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  • Accidents and Violent Death in Early Modern London, 1650–1750 by Craig Spence
  • Jonathan Reinarz
Accidents and Violent Death in Early Modern London, 1650–1750
Craig Spence
Woodbridge: Boydell Press, 2016, xii + 273 p., $115.00

In October 1702, in the parish of Westminster, a woman died after a “tobacco pipe struck accidentally into her brain” (144). This is one of many gruesome accidents recounted in Craig Spence’s study of violent death in early modern London; not surprisingly, this one is listed in the chapter entitled “Rare and Unfortunate Events.” Not too rare, however, because similar accidents were recounted in the decades before and after the start of the eighteenth century. Clearly, smoking has always killed, but not quite in the way we have come to expect in recent decades. By scanning London’s Bills of Mortality, as well as numerous contemporaneous newspapers and pamphlets, Spence has uncovered and reflects upon the approximately 15,000 cases of accidental death – from the bizarre to the commonplace –reported in England’s capital between 1650 and 1750. Besides making his readers repeatedly cringe, Spence calculates the frequency and geography of falls, drowning, and burns. Equally, he examines the narrative forms in which these unfortunate accidents were discussed by the inhabitants of Europe’s largest city, who sought to make sense of misadventure over a century of change.

This book tells a particularly violent tale in three acts. The first act sets the scene and describes the parishes included in London’s famous Bills of Mortality. More specifically, it considers the way in which these tragic events were transformed from “lived experience to mediated knowledge” (17). The book’s structure mirrors that of the bills, which list murders, suicides, and accidental deaths: 1,835,562 in fact between 1654 and 1735. Just over 15,500 of these (0.85%) can be described as sudden and violent. Over 65% of these, in turn, were accidents: 15% were suicides, 9.2% were people simply found dead, and 5% were people either “killed” or “murdered.” Spence also considers the periodicity of death, highlighting that murders peaked in the 1690s, before declining to approximately seven a year in the first decades of the eighteenth century (among other notable patterns). Suicides were likely underestimated, given the associated financial repercussions and stigma. They also peaked in the summer, not in the short, dark days of winter (as readers might expect). Numerous other tables list the most common causes of death, with the majority of self-murderers either hanging themselves, cutting their throats, or jumping from buildings (in that order). Nevertheless, accidents always outnumbered murders and [End Page 531] suicides by a ratio of at least four to one. They usually resulted from immersion in water, falling, or being struck by an object or vehicle, although more than a tenth of those dying were simply “found dead” (39). If political arithmetic was becoming a common tool of governance at this time, death was still investigated by parish officials, including coroners, beadles, and searchers, who were the old women who earned approximately 4 pence for each body they viewed. Employing their accumulated evidence, authorities developed localized responses to urban trauma and, in this way, attempted to re-impose a sense of order within the chaotic English capital.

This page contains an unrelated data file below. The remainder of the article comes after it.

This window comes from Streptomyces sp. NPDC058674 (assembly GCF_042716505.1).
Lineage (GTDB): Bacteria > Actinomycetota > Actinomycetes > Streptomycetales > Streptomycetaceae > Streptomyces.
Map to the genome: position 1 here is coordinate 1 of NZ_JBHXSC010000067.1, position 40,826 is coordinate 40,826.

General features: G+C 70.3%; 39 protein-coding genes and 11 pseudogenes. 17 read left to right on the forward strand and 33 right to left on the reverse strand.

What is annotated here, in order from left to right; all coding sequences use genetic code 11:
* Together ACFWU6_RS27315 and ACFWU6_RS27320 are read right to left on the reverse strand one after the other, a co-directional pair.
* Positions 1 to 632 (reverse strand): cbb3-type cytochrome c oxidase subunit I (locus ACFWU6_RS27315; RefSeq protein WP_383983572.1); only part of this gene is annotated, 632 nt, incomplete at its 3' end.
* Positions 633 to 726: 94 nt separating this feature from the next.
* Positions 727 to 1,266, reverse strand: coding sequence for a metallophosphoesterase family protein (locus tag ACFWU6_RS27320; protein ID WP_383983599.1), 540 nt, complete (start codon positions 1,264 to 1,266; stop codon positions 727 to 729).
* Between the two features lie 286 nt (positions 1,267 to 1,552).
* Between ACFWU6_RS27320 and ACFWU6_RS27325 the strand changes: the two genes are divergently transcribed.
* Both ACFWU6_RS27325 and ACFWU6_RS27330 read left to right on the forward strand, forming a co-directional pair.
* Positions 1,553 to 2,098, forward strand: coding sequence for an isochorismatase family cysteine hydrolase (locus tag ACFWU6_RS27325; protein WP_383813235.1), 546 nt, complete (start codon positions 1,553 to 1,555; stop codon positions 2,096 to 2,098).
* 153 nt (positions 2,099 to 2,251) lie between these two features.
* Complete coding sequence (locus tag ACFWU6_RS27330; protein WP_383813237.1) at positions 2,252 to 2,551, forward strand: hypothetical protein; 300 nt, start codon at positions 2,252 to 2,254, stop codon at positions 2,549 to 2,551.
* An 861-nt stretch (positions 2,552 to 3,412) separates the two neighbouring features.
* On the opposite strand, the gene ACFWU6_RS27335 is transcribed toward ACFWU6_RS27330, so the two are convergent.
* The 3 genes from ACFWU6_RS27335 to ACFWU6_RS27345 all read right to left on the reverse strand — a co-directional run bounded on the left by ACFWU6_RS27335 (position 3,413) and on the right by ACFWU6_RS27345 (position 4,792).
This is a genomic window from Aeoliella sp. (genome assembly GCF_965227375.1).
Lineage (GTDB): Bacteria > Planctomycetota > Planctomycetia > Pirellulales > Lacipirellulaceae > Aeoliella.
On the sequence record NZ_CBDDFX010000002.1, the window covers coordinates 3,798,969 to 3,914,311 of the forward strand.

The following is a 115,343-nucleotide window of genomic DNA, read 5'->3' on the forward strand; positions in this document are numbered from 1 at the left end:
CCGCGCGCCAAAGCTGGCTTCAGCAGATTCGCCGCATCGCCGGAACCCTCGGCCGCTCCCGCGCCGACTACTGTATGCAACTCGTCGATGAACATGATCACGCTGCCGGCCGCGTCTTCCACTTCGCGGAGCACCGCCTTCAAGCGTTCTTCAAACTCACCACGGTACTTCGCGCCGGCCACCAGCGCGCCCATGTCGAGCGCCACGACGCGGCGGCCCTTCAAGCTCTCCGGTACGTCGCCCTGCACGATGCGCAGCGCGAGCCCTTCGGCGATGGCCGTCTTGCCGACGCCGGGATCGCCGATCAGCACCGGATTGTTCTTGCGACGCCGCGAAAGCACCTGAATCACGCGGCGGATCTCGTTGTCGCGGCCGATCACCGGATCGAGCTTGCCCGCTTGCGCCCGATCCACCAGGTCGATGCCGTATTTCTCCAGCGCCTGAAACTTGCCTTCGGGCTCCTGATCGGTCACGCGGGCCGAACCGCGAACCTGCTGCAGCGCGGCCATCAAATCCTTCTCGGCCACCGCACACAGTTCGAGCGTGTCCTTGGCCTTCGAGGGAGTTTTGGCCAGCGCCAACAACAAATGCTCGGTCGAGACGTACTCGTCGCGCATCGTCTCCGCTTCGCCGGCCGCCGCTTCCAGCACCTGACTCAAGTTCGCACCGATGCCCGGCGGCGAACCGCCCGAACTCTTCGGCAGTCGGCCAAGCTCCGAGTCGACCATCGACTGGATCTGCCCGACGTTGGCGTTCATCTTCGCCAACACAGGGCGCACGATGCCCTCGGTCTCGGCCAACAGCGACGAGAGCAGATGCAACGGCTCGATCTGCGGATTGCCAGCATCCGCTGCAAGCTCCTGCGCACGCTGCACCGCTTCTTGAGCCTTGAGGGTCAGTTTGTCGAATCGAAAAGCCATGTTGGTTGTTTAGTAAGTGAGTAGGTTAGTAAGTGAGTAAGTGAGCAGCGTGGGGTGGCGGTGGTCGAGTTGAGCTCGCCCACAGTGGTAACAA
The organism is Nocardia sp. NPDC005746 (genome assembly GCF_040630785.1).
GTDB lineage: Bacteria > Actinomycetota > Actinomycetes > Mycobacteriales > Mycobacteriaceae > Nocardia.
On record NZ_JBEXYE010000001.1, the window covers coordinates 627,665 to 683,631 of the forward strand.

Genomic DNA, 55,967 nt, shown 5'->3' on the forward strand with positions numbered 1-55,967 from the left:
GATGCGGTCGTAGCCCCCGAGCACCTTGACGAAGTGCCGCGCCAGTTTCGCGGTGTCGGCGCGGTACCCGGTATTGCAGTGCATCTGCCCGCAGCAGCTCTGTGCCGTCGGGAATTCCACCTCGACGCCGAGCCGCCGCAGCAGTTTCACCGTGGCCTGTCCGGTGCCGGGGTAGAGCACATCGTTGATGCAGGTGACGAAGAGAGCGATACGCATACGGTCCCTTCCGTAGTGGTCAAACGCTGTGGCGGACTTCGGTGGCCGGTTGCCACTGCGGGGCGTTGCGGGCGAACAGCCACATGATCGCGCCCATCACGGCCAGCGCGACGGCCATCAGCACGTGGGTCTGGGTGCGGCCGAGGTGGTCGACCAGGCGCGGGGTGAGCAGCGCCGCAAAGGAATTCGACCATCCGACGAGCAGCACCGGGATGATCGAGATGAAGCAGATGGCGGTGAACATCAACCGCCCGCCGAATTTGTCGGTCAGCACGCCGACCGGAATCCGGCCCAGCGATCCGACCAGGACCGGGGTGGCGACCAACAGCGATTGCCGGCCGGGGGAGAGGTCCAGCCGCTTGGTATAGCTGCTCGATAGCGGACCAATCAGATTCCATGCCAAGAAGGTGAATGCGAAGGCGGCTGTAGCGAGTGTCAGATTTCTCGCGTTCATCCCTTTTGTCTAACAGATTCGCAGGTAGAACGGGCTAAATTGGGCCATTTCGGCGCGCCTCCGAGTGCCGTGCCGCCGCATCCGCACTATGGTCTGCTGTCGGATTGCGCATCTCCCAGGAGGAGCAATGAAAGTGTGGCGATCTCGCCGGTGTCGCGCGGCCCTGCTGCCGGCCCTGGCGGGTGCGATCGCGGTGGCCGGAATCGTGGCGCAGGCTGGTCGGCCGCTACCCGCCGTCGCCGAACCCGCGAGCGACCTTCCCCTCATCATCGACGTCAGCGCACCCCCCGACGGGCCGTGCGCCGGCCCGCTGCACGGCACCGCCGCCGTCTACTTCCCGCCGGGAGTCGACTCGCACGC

The book’s second part considers accident data in terms of type, frequency, and location, among other characteristics. Given their prevalence, accidents involving water and fire, as well as those occurring in the streets of the metropolis, have their own dedicated chapters. Perhaps understandably, fire remained the greatest fear in the minds of those who inhabited a city that burned in 1666. However, only 383 persons listed in the Bills of Mortality between 1654 and 1735 were actually burnt, and only seven Londoners died of burns in the Great Fire. Drowning, by way of contrast, featured less centrally in the collective conscience, even as it accounted for just under half of all sudden violent deaths reported. Unlike burns, drowning appeared inevitable; fires stimulated the earliest legislative and legal interventions to curb accidental death. While numbers of the scalded and drowned fluctuated in these years, the greatest number of deaths related to the...


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pp. 531-533
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